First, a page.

The Guardian reports multiple cases of Samsung refusing to meet the full costs of damage caused by Note 7 fires. It recounts the stories of three owners whose homes suffered severe damage after their Note 7 devices caught fire.
John Barwick from Marion, Illinois, was in bed on 8 September when his wife Joni’s device exploded on the nightstand […]
“They told me they weren’t going to pay replacement costs of any damaged items. We were asking to have our carpet replaced, and to have the goods that were sprayed on replaced. We sent them photos,” he said. Instead, Samsung offer to pay a depreciated value of the items.
While some low-end insurance policies do only pay out for the used value of damaged goods, you’d expect a company of Samsung’s size to have better insurance in place. Samsung is also refusing to pay for hotel costs for someone forced to move out of their home due to the severity of the damage …
Wesley Hartzog from South Carolina believes that his Note 7 is to blame for a fire that left his house uninhabitable […]
An employee initially promised to move him into a hotel and pay for his meals. “But the next day Samsung Fire & Marine insurance called me and said it wasn’t going to happen. I feel that was really unprofessional.”
A month after the fire, Hartzog is still negotiating with Samsung, who are now paying for a temporary condo for the family. But despite ongoing negotiations with Samsung, the insurance company and investigators, he still has little clarity on when he’ll be able to move his family back to their home.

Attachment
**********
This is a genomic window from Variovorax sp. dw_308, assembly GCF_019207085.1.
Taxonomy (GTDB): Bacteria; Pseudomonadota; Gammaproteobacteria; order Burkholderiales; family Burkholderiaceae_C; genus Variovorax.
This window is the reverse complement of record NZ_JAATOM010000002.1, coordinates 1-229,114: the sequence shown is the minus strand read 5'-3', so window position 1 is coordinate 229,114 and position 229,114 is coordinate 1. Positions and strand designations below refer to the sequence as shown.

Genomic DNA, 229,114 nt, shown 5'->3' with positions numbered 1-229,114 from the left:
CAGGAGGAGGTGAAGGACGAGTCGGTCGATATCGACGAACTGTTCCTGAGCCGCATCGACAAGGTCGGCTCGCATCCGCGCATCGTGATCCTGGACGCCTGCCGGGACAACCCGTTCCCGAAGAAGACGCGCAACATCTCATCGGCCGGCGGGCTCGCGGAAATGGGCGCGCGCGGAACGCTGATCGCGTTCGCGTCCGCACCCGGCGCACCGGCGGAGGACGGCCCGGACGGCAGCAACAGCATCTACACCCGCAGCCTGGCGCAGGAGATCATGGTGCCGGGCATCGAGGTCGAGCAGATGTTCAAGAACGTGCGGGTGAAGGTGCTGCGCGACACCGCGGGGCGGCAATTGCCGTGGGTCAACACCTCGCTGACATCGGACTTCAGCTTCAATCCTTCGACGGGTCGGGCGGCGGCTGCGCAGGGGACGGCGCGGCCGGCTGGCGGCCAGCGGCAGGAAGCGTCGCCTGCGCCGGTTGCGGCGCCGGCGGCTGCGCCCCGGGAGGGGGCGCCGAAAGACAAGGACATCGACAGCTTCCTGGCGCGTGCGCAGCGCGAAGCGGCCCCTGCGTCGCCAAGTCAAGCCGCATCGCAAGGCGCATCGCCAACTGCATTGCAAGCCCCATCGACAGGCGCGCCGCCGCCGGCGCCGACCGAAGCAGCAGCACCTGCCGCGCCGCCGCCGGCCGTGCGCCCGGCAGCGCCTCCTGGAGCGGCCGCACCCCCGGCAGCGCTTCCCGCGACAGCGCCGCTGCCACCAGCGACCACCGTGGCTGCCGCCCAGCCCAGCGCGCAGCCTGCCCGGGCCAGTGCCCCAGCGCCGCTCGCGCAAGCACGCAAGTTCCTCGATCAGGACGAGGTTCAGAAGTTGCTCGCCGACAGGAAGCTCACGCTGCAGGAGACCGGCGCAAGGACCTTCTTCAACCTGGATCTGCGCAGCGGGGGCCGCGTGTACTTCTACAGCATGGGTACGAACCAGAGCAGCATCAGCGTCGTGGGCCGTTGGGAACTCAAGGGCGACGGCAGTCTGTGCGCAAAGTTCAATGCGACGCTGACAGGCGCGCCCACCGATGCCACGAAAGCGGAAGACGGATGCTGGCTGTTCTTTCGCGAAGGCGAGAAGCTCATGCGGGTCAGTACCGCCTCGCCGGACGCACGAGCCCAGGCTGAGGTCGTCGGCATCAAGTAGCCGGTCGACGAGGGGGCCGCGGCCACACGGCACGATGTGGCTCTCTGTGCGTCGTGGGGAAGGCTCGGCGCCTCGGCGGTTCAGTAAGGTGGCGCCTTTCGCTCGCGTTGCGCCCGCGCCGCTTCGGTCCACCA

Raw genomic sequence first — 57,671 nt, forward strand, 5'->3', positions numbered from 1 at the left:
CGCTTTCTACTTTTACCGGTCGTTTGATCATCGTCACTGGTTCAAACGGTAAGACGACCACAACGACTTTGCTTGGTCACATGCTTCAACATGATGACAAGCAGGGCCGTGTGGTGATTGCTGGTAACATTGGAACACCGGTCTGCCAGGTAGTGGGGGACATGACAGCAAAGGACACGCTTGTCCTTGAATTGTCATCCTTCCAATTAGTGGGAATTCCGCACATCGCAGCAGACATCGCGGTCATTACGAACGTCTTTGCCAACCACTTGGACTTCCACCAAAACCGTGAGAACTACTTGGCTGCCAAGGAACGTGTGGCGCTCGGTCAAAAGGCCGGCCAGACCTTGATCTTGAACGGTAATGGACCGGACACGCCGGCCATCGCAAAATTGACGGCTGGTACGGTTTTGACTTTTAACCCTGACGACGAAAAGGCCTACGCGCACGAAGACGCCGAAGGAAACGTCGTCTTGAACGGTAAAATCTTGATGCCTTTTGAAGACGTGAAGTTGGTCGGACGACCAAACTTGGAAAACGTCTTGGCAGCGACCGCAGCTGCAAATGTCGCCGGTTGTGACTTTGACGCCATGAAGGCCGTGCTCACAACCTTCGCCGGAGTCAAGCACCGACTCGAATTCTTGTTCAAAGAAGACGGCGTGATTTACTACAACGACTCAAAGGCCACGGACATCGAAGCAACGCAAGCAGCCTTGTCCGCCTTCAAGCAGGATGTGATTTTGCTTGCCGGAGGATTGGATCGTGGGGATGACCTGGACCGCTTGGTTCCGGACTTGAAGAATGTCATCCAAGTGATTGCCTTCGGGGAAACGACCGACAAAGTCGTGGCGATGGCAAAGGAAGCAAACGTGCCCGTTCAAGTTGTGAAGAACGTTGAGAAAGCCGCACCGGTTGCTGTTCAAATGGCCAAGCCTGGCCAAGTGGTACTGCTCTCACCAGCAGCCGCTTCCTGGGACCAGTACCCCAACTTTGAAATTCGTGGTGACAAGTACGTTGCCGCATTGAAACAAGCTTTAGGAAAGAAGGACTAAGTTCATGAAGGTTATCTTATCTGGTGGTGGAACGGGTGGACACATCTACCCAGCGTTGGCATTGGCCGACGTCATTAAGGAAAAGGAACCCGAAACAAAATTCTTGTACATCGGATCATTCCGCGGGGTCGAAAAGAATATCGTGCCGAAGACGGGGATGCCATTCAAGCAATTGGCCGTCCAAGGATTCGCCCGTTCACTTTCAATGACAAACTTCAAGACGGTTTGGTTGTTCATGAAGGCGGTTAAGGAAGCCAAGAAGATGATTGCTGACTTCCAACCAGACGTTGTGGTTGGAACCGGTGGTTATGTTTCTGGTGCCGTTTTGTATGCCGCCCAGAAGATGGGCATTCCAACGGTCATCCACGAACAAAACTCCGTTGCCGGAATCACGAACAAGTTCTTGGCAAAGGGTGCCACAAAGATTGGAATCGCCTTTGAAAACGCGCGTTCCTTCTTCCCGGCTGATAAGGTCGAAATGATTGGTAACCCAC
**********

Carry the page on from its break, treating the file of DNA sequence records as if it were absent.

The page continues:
In a third case, Samsung reportedly ceased all communication with a Note 7 owner after he refused to send them the phone, offering instead to allow them to inspect it.
He told the Guardian that the company has repeatedly promised to come and inspect the device – then failed to show up or follow up. He showed screen grabs of text messages to support this claim.
“They were only interested in retrieving the phone,” he said. “Once I told them I was giving the phone to the Consumer Product Safety Commission (CPSC), they went dark.”
The paper quotes a crisis management consultant as saying that Samsung is further risking its reputation by failing to properly compensate owners.
Sticking to the letter of insurance cover and doing what’s right are two different things. They need to do what’s right.
The company has started to roll out exchange/refund booths at international airports after the FAA and many airlines worldwide imposed a total ban on taking the Note 7 on board aircraft. The company now appears set to drop the Note device altogether next year rather than just changing the branding,
Via The Verge